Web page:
Identity theft is evolving (again)
Historically, most identity theft attacks are phishing emails, though scammers have begun using text messages. Whatever form these scams take, the Internal Revenue Service says they share a few characteristics:
- They appear to come from a known or trusted source, such as a colleague, bank, credit card company, cloud storage provider, tax software provider or even the IRS and other government agencies.
- They create a false narrative, often with an urgent tone, to trick the receiver into opening a link or attachment.
If successful, the “link” could install malware in the background, unknown to the personnel on the receiving end. Many times, a nasty “remote access trojan” (or RAT), is installed, allowing attackers to return to the system and gain ongoing access.
This software can take over a tax pro’s office system, identifying and completing pending tax returns, then e-filing them after changing the banking information to steal the refund.
Similar scenarios can be used to employ ransomware that holds an office’s data hostage until a ransom is paid.
Use multi-factor authentication to protect your accounts
Even the safest platforms can put data at risk when used improperly, and identity thieves are adaptable. Lately, the IRS has seen evidence that cloud-computing systems are being targeted by identity thieves. These breaches are often suffered by smaller tax offices that don’t take advantage of security measures like multi-factor authentication.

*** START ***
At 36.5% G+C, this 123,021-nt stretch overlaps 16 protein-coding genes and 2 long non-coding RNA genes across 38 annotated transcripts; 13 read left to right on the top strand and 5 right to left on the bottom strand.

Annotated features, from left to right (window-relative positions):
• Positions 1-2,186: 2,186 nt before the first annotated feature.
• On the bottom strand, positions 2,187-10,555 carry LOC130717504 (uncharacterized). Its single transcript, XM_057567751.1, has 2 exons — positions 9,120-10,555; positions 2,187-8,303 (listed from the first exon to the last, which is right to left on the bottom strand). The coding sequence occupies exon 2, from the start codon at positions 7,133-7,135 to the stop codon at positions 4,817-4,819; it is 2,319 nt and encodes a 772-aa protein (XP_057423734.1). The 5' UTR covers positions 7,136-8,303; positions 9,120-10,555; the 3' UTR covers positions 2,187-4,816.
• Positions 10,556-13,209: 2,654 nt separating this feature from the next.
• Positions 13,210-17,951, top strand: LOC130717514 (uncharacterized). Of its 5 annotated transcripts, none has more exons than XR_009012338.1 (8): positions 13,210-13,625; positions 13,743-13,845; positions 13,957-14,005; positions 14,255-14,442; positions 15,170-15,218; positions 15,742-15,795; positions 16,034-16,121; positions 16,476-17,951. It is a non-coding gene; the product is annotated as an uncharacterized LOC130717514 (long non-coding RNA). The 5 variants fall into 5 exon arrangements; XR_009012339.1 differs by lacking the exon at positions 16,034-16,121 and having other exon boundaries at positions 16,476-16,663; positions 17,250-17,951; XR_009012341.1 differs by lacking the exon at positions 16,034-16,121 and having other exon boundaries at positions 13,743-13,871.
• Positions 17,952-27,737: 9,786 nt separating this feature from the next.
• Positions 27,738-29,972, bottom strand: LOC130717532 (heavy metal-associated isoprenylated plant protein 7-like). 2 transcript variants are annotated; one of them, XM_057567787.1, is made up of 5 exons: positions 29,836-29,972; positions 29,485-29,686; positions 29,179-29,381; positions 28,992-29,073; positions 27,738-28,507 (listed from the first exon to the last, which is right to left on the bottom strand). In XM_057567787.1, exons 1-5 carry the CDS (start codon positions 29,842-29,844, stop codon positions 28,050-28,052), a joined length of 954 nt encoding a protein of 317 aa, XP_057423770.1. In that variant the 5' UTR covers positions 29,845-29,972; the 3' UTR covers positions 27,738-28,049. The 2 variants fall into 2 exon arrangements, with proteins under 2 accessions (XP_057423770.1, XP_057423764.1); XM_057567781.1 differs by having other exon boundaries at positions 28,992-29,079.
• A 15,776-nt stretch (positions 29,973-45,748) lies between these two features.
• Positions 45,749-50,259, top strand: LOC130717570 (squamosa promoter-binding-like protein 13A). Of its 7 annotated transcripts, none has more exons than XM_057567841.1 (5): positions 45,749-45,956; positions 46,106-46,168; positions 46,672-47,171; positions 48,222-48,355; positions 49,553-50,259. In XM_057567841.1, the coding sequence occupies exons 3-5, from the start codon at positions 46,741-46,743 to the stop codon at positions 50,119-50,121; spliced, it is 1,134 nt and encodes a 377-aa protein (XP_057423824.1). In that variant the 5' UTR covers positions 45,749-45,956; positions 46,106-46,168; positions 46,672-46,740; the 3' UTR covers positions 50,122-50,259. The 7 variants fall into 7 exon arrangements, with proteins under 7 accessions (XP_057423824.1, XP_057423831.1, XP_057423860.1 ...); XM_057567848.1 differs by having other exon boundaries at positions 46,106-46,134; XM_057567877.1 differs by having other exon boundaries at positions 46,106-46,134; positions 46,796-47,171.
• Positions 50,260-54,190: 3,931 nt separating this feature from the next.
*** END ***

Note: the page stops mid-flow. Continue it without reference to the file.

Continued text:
Multi-factor authentication requires additional user-provided information to access an account, like a remotely generated code or answers to questions. This additional layer of security can stymie identity thieves attempting to log in fraudulently as office employees.
The Security Summit, a panel of IRS officials, state and local taxing agency representatives, and tax industry partners, has some recommendations about how multi-factor authentication should be constructed to be most effective.
First, whenever two-factor (2FA) or multi-factor (MFA) options are offered by storage providers or other cloud providers, use it. Either option could protect client accounts – even in the event that passwords become compromised.
Second, never use email as one of the additional methods of validating the user. Email is less secure and can be an easier nut to crack for the attacking identity thief. Text, phone calls or tokens are all a better choice.
Other good practices to follow include using encryption on critical drives and backing up files regularly. Don’t forget to update your anti-virus software on a regular basis.
As tax professionals, it’s up to us to secure our systems to protect the sensitive customer data.
For more information on protecting your office from scammers and identity thieves, see Publication 4557, Safeguarding Taxpayer Data and Small Business Information Security: The Fundamentals.
Other resources include Publication 5293, Data Security Resource Guide for Tax Professionals and the Identity Theft Central webpages on the IRS website.
Source: Security Summit warns tax pros of evolving email and cloud-based schemes to steal taxpayer data
– Article provided by Taxing Subjects.